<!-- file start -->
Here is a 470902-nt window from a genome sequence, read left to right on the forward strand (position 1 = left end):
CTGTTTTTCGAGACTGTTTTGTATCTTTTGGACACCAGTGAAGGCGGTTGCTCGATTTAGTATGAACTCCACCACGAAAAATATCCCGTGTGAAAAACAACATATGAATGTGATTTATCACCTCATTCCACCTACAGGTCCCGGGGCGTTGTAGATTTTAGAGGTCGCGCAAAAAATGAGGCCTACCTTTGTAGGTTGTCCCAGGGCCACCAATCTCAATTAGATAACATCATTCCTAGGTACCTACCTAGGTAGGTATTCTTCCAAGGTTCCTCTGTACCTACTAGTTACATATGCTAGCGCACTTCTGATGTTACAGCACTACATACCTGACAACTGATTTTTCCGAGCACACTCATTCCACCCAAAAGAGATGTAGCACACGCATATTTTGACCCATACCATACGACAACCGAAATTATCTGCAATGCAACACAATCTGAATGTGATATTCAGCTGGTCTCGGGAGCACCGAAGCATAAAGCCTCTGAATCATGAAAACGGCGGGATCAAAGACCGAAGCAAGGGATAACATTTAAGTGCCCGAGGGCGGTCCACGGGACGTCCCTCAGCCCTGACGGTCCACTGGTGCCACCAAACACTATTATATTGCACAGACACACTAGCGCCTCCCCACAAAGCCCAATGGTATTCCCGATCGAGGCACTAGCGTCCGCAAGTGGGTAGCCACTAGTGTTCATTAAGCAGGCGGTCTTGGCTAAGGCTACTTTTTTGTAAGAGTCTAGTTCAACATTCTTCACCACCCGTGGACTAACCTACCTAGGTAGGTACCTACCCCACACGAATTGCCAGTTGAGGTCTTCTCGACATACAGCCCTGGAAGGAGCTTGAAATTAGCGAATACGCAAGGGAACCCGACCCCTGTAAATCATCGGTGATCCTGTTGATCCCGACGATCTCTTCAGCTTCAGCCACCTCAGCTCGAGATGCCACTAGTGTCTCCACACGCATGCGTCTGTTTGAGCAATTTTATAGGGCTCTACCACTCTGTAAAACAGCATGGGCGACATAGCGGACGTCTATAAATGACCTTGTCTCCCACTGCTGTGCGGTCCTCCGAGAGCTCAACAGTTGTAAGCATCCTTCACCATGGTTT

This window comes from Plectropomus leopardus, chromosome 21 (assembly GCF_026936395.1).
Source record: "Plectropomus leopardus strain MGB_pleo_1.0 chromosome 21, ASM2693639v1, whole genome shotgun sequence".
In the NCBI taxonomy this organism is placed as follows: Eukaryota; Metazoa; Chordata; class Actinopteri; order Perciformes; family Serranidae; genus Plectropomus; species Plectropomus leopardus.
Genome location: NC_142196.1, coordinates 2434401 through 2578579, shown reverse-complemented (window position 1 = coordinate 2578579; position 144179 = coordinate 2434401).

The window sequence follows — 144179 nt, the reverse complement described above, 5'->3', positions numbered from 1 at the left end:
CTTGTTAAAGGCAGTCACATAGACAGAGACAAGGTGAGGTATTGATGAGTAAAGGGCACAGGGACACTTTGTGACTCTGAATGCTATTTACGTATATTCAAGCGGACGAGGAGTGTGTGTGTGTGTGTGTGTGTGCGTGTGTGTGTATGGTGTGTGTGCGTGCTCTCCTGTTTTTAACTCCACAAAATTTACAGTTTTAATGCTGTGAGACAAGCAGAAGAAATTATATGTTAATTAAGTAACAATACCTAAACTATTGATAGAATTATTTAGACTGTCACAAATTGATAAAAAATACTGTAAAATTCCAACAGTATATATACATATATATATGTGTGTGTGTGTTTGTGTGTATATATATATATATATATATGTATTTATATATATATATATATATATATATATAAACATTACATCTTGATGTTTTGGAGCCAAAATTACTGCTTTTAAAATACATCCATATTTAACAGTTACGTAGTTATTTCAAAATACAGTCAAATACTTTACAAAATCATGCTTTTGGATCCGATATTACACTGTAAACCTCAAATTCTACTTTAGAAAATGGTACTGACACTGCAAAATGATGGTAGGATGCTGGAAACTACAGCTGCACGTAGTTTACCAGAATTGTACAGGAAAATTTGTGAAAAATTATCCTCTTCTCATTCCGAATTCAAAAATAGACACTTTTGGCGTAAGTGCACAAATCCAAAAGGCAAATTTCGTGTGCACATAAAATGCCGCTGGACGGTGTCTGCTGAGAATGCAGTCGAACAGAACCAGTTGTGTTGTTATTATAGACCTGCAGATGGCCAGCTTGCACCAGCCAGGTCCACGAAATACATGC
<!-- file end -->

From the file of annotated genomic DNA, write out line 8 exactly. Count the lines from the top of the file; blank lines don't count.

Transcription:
CTTGTTAAAGGCAGTCACATAGACAGAGACAAGGTGAGGTATTGATGAGTAAAGGGCACAGGGACACTTTGTGACTCTGAATGCTATTTACGTATATTCAAGCGGACGAGGAGTGTGTGTGTGTGTGTGTGTGTGCGTGTGTGTGTATGGTGTGTGTGCGTGCTCTCCTGTTTTTAACTCCACAAAATTTACAGTTTTAATGCTGTGAGACAAGCAGAAGAAATTATATGTTAATTAAGTAACAATACCTAAACTATTGATAGAATTATTTAGACTGTCACAAATTGATAAAAAATACTGTAAAATTCCAACAGTATATATACATATATATATGTGTGTGTGTGTTTGTGTGTATATATATATATATATATATGTATTTATATATATATATATATATATATATATAAACATTACATCTTGATGTTTTGGAGCCAAAATTACTGCTTTTAAAATACATCCATATTTAACAGTTACGTAGTTATTTCAAAATACAGTCAAATACTTTACAAAATCATGCTTTTGGATCCGATATTACACTGTAAACCTCAAATTCTACTTTAGAAAATGGTACTGACACTGCAAAATGATGGTAGGATGCTGGAAACTACAGCTGCACGTAGTTTACCAGAATTGTACAGGAAAATTTGTGAAAAATTATCCTCTTCTCATTCCGAATTCAAAAATAGACACTTTTGGCGTAAGTGCACAAATCCAAAAGGCAAATTTCGTGTGCACATAAAATGCCGCTGGACGGTGTCTGCTGAGAATGCAGTCGAACAGAACCAGTTGTGTTGTTATTATAGACCTGCAGATGGCCAGCTTGCACCAGCCAGGTCCACGAAATACATGC